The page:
Chris Ngige, Nigeria’s minister of Labour and Employment, was booed while trying to defend President Muhammadu Buhari’s appointments at a town hall meeting organised by the federal government for the South-East in Enugu on Monday, August 1, 2016.
Chants of “No! No” rented the hall as he attempted to justify the appointments, which have lopsided and skewed in favour of the North and Muslims, and particularly discriminatory against Igbos from the South East.
The South-East is seen as the most marginalised zone in the appointments made so far by Buhari.
Ngige was responding to criticism of Buhari’s failure to appoint an Igbo as one of the service chiefs at the interactive town hall meeting attended by South-East stakeholders, including leaders of Ohanaeze Ndigbo, traditional rulers, members of the National Assembly, and other current and former political office-holders.
Meanwhile, the Federal Government on Monday, August 1, 2016, responded to demands for the implementation of the recommendations of the last constitutional conference with a declaration that new states cannot be created without the involvement of the National Assembly.
The minister was responding to calls for new states in the zone, as well as the demand for the restructuring of the country into regions.
Stressing that the members of the National Assembly were the only true representatives of the people, Ngige noted that those who participated in the constitutional conference were not elected.
“The only people elected today to represent the people are those in the National Assembly.
“If you want to amend the constitution or to create more states you must pass through the National Assembly,” he said.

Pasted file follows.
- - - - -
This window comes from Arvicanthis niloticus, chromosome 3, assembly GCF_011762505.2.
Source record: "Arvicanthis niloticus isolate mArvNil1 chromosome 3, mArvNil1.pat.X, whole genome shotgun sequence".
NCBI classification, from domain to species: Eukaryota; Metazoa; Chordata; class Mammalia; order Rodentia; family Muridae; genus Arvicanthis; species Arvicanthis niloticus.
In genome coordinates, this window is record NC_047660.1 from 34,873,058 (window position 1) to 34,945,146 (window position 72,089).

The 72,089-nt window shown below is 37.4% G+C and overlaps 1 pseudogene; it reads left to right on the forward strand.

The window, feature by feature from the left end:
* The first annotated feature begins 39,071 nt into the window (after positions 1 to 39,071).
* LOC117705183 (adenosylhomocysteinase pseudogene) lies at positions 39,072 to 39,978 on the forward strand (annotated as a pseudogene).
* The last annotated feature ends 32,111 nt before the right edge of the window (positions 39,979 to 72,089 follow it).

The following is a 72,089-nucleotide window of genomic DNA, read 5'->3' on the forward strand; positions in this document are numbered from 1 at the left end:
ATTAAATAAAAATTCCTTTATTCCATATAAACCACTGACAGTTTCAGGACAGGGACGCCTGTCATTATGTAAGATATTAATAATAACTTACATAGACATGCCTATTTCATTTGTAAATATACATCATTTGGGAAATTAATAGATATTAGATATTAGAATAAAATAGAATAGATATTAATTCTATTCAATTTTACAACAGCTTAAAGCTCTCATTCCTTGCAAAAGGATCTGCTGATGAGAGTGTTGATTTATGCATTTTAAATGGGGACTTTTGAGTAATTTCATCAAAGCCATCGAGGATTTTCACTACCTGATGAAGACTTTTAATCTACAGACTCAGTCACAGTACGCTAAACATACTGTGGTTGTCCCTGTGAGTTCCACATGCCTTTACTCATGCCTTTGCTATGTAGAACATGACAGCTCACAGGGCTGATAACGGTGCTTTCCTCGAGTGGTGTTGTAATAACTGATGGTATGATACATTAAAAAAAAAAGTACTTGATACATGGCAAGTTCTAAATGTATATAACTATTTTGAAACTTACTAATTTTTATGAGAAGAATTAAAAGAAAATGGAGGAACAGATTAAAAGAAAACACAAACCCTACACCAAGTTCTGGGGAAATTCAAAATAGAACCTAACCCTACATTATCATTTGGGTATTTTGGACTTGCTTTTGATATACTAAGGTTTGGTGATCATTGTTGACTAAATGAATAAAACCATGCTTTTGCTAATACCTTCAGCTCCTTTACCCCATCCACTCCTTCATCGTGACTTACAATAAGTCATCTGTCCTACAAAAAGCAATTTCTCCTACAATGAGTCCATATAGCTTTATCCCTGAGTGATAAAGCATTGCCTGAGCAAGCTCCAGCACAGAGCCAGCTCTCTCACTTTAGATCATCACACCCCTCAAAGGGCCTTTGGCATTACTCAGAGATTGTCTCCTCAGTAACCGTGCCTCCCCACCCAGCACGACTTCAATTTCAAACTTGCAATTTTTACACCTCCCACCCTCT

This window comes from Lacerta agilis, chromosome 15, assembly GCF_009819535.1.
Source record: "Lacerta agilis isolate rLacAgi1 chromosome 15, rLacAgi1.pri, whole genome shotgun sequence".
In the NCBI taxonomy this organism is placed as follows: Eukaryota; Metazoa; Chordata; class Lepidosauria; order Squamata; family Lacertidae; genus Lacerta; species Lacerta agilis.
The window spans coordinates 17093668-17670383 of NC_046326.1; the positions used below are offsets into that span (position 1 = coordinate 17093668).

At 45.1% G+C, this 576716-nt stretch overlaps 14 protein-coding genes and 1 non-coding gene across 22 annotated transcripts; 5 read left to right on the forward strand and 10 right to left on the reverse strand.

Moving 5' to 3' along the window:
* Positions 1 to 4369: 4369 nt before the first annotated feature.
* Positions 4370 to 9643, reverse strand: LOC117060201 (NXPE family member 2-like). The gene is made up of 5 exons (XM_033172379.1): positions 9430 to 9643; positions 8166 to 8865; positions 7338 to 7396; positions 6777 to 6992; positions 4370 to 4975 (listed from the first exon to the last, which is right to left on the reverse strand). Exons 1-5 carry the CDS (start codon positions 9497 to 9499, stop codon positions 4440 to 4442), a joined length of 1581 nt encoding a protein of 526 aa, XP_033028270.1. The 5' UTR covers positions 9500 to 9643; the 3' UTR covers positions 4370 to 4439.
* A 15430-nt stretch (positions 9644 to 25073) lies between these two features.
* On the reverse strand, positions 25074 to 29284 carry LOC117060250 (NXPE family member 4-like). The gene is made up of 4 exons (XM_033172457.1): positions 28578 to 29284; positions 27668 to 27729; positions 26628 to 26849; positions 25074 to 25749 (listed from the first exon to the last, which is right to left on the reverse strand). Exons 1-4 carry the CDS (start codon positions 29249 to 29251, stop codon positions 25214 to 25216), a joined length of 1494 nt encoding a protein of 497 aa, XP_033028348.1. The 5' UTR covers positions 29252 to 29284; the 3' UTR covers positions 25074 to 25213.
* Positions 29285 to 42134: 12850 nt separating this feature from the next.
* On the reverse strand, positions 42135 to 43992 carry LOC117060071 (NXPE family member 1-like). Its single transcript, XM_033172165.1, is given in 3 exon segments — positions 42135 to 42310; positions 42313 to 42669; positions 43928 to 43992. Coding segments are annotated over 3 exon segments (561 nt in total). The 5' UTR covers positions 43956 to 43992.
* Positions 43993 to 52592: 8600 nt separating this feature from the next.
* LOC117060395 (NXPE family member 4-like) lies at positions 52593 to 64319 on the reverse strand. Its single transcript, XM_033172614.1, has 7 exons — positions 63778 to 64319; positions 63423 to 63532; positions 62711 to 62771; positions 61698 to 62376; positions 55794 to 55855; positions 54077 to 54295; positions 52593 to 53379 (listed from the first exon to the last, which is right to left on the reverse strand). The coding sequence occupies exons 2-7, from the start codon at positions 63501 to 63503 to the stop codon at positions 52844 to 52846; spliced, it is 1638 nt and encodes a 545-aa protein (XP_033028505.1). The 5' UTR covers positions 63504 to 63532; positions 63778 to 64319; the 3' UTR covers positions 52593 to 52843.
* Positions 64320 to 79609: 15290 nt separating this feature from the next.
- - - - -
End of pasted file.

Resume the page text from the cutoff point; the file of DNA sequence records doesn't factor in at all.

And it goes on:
The minister, a former governor of Anambra State, and an erstwhile member of the Senate, said the Igbo must strategise on how best to survive and thrive in Nigeria.
Reacting to what he described as “the question of restructuring and the South-East,” he advised that the Igbo should avoid wallowing in self pity.
“We (Igbo) have to put on our thinking cap; we don’t have to cry and wallow in self pity,” he said, noting that Nigeria is a federation where all the federating units must relate with one another.
“If tomorrow President Muhammadu Buhari says ‘I want to do a constitutional conference’, I can assure you that whatever you lobby and get in the conference will be implemented to the letter,” Ngige added.
The minister added that the demand for the restructuring of the country was not a new thing.
Going down memory lane, he said the draft constitution from the 1994-1995 Constitutional Conference, organised by then Head of State, the late Gen. Sani Abacha, meant well for the country.
Noting that most of the states and local government areas in the country were created by ‘military fiat’, Ngige said, “They said Abacha was not good but there were some aspects of Abacha that were excellent.
“The Abacha Constitution provided for residency, so that any Nigerian could contest election wherever he lived, like Nnamdi Azikiwe did in the then Western region, and rotation of Presidency, among other things.
“After death took Abacha away we went back to the 1979 Constitution with a few amendments making it the 1999 Constitution.
“The South-East was divided at the constitutional conference; the South-East rejected zoning because the man from Ebonyi said it would make him a minority in the South-East.”
Ngige added that the Federal Government would soon set up a committee that would review the minimum wage.
He explained that the Nigeria Labour Congress and the Trade Union Congress would be represented in the planned committee.
According to him, the current minimum wage is due for a review.
“The minimum wage has a caveat that it should be reviewed every five years.
“By next week, we are going to empanel the minimum wage committee with the NLC and TUC involved.
“The issue of transportation will also be looked into,” the minister said.
Also speaking at the event, the Agriculture Minister, Chief Audu Ogbeh, said the Federal Government was ready to support youths who were interested in farming.
“The present farmers are getting too old and something drastic has to be done.
“In the next 10 to 15 years, most of the old farmers will no longer be active, so who will feed the country?” he said.